One of the agency’s greatest successes came in May 1967. Amid growing tensions between Israel and Egypt, agency analysts said that Israel would strike first and prevail militarily quickly. When Israel won the war in six days, President Lyndon Johnson started inviting CIA director Richard Helms to a weekly lunch.
The CIA became embroiled in multiple scandals during the presidency of Richard Nixon, giving rise to widespread public criticism and multiple congressional investigations. The House Armed Services Committee investigated the CIA’s role in the Watergate burglary. The Senate Select Committee on Intelligence (Church Committee) investigated a program codenamed Chaos, which infiltrated the the antiwar movement, and another one called Lingual which illicitly opened the mail of U.S. citizens. In 1977, former CIA director Richard Helms pleaded guilty to misleading Congress, the first time an agency director had been convicted of a crime.
The critical findings of the bipartisan Church Committee resulted in the first real oversight of CIA activities in the late 1970s. The House and Senate Intelligence Committees were established to oversee CIA activities. With the inauguration of Jimmy Carter in 1977, a new CIA director, Admiral Stansfield Turner, laid off hundreds of operations officers and cut off subsidies for human rights abusers.
In response to these reforms, former CIA officers began to engage openly in domestic politics for the first time. George H. Bush, former CIA director under President Gerald Ford, mobilized the so-called “B Team” to question the agency’s intelligence findings on the Soviet Union. Other former officers founded the Association of Foreign Intelligence Officers to rally congressional opposition to intelligence reform.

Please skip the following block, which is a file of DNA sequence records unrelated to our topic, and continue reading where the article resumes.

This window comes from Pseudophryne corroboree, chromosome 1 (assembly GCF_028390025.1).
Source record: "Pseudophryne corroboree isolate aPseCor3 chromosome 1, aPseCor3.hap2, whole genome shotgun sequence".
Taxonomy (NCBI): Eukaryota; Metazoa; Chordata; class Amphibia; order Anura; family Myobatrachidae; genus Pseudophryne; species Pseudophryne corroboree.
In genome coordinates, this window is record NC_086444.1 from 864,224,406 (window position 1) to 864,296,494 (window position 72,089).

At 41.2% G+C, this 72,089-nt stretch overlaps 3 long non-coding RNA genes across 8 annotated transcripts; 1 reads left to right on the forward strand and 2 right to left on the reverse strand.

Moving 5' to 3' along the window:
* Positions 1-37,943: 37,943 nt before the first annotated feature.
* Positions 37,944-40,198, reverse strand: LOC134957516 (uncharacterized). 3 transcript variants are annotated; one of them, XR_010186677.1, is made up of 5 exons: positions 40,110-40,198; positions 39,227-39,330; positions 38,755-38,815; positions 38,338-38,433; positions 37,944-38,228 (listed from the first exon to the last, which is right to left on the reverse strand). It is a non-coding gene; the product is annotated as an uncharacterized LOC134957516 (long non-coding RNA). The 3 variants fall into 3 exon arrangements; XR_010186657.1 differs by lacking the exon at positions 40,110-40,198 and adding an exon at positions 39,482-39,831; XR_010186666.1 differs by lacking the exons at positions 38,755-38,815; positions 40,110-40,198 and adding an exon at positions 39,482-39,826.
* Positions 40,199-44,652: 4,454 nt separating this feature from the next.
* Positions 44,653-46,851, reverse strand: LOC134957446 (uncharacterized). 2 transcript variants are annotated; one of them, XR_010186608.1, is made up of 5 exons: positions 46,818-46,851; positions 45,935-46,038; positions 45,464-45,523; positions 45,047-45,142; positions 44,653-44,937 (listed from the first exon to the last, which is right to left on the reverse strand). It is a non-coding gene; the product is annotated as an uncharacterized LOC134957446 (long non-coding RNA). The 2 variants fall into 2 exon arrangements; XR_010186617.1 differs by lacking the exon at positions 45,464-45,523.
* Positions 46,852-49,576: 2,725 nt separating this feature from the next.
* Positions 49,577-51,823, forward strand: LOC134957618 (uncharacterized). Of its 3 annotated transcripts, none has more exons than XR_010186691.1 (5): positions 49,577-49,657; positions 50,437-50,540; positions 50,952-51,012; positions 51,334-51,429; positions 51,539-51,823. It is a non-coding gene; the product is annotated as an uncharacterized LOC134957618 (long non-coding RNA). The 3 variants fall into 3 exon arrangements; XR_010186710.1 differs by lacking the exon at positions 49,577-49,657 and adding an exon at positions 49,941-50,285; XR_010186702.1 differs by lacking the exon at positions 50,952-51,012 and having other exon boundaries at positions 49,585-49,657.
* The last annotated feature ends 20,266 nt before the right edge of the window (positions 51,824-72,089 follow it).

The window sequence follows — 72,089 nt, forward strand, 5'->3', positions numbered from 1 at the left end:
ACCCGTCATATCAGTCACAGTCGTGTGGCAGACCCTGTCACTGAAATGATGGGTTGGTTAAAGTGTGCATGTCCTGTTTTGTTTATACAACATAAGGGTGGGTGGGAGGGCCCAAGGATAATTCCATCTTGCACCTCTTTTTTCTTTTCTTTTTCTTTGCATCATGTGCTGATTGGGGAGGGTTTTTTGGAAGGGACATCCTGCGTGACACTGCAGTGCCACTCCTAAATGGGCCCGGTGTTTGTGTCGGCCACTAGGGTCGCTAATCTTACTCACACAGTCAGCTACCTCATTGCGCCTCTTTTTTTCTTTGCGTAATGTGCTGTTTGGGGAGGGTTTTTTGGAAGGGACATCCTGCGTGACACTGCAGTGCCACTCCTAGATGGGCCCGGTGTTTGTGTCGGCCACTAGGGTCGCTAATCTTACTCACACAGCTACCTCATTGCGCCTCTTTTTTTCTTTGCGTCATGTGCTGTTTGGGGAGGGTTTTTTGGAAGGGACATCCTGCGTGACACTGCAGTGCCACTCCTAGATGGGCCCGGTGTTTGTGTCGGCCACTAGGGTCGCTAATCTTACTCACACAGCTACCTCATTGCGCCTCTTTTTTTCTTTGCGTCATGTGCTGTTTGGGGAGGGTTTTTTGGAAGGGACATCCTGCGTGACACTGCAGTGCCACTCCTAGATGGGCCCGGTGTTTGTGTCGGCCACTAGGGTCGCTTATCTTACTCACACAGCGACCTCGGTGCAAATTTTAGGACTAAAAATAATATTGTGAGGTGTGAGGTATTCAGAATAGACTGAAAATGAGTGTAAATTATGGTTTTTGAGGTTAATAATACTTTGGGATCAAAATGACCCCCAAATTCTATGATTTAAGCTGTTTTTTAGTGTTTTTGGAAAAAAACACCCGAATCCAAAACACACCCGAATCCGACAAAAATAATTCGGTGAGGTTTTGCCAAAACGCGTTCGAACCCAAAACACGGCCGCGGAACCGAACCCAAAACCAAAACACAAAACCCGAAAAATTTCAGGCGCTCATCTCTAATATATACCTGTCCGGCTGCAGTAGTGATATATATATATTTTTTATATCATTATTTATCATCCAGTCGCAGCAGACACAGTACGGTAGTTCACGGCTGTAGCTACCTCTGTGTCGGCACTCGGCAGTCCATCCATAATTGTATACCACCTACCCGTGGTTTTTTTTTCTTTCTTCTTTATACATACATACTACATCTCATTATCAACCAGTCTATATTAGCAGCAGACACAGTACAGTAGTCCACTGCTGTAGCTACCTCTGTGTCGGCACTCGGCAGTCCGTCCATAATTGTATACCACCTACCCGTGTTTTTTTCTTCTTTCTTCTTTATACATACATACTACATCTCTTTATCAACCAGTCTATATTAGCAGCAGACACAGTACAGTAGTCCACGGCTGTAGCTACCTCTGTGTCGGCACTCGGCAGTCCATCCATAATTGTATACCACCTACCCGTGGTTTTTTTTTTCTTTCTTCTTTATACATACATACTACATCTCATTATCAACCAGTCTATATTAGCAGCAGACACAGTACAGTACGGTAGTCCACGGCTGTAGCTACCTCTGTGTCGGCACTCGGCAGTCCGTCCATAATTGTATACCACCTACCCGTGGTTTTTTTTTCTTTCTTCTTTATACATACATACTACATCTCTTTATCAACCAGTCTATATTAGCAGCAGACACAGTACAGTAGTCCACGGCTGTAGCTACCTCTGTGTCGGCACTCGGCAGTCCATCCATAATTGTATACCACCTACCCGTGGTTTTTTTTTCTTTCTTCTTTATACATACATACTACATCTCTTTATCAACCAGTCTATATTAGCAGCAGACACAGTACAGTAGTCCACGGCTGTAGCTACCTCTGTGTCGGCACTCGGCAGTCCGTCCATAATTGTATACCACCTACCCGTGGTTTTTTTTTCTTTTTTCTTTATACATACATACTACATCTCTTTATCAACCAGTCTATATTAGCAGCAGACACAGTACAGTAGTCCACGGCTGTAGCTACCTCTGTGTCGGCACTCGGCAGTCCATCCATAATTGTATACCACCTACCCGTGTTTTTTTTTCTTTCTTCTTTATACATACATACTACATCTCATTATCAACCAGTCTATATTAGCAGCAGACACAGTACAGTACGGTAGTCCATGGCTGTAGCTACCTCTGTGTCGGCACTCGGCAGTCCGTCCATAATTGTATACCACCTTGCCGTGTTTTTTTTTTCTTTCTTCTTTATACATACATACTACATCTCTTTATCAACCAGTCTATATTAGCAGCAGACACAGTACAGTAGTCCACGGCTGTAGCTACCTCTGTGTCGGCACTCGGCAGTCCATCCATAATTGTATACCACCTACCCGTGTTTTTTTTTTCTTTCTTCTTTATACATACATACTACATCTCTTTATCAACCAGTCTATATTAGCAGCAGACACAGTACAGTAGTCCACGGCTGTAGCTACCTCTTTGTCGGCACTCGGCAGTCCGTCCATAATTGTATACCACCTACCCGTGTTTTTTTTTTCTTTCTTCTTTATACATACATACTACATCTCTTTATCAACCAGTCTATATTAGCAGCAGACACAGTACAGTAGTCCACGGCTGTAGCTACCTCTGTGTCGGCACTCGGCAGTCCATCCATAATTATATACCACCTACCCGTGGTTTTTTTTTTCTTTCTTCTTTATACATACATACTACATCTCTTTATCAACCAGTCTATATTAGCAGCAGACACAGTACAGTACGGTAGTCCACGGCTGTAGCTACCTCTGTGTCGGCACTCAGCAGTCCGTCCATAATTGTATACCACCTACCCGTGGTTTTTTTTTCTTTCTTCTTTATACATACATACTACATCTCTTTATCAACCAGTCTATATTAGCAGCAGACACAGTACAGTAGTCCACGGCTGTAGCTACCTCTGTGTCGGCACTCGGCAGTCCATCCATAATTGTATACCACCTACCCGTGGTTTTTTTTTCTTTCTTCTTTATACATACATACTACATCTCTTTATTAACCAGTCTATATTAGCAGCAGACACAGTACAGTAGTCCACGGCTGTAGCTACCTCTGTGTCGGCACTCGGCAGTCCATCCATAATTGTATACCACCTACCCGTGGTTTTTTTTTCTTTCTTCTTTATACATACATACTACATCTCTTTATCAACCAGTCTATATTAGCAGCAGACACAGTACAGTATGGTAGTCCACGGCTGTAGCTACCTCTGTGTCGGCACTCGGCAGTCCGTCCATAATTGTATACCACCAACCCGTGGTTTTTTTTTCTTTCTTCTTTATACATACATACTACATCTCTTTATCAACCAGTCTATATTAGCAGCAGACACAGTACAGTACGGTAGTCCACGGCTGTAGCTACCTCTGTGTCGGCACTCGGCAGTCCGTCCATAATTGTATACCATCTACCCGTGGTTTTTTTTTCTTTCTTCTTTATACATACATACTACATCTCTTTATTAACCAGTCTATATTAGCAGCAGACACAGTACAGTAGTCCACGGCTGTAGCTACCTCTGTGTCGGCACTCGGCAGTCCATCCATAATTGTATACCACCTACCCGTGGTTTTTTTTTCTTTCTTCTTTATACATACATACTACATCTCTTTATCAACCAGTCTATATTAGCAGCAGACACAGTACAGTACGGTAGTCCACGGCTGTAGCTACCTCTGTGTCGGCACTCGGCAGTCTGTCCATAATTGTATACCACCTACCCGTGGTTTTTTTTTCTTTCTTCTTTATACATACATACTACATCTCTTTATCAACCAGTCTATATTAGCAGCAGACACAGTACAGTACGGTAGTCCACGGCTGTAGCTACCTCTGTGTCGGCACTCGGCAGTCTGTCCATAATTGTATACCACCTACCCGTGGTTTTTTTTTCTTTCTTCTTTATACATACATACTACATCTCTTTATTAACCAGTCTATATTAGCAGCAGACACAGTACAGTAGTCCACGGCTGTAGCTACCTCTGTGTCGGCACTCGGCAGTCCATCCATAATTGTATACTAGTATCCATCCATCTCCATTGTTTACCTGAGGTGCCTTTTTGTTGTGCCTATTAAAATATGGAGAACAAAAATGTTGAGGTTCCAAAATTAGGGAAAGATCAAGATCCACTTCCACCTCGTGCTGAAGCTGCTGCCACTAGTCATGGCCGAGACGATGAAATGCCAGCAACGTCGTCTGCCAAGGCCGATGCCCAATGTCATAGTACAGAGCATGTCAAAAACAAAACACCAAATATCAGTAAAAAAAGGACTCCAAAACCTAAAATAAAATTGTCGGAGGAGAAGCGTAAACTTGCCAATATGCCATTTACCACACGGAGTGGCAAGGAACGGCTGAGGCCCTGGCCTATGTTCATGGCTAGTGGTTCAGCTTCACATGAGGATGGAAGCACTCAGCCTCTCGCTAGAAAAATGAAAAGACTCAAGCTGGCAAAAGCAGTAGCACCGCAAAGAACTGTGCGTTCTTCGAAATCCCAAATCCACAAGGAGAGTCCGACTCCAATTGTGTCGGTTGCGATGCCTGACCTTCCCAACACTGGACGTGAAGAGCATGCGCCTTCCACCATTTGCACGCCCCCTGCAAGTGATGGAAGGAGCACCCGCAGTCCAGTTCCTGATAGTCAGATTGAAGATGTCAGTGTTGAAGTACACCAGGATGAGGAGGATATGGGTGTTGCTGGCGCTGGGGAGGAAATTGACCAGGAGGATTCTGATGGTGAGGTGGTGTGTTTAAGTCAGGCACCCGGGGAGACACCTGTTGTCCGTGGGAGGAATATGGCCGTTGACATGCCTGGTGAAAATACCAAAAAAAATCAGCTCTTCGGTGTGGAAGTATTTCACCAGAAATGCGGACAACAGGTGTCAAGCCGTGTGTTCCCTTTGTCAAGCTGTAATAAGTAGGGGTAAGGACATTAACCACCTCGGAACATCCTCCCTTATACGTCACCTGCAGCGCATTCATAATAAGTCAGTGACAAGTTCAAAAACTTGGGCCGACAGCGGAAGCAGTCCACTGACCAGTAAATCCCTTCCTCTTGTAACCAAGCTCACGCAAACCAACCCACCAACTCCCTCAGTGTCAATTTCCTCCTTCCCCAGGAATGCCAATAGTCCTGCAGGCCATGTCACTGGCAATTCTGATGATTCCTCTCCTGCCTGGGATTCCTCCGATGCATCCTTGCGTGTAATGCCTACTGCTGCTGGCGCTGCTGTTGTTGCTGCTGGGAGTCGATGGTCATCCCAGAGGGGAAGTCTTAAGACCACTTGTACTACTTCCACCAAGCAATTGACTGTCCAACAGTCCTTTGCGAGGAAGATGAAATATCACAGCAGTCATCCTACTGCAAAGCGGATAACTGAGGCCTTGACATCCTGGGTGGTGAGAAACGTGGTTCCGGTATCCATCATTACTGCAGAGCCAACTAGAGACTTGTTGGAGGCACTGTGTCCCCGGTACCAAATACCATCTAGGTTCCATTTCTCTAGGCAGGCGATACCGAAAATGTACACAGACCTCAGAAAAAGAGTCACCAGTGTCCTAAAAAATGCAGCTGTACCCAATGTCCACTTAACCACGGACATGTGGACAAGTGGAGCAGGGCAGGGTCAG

When Ronald Reagan won the presidency in November 1980, with Bush serving as his running mate, the agency’s fortunes were revived. The agency received bigger budgets and bigger missions. In Latin America this meant funding for “dirty wars” against suspected leftists. In the Middle East, it meant secret deals to free American hostages.
When the House Intelligence Committee, and then Congress as a whole, voted in 1984 to block the CIA from intervening in Nicaragua’s civil war, Bush and director William Casey established an “off the books” covert network to fund counterrevolutionary forces in defiance of the will of Congress.
The exposure of the Iran-Contra conspiracy in 1987 resulted in the indictment of three senior agency officials and the revival of congressional oversight. But when President Bush pardoned the conspirators before leaving office in December 1992, he demonstrated the limitations of congressional oversight. Not coincidentally, the agency soon named its Langley headquarters, “the “George Bush Center for Intelligence.”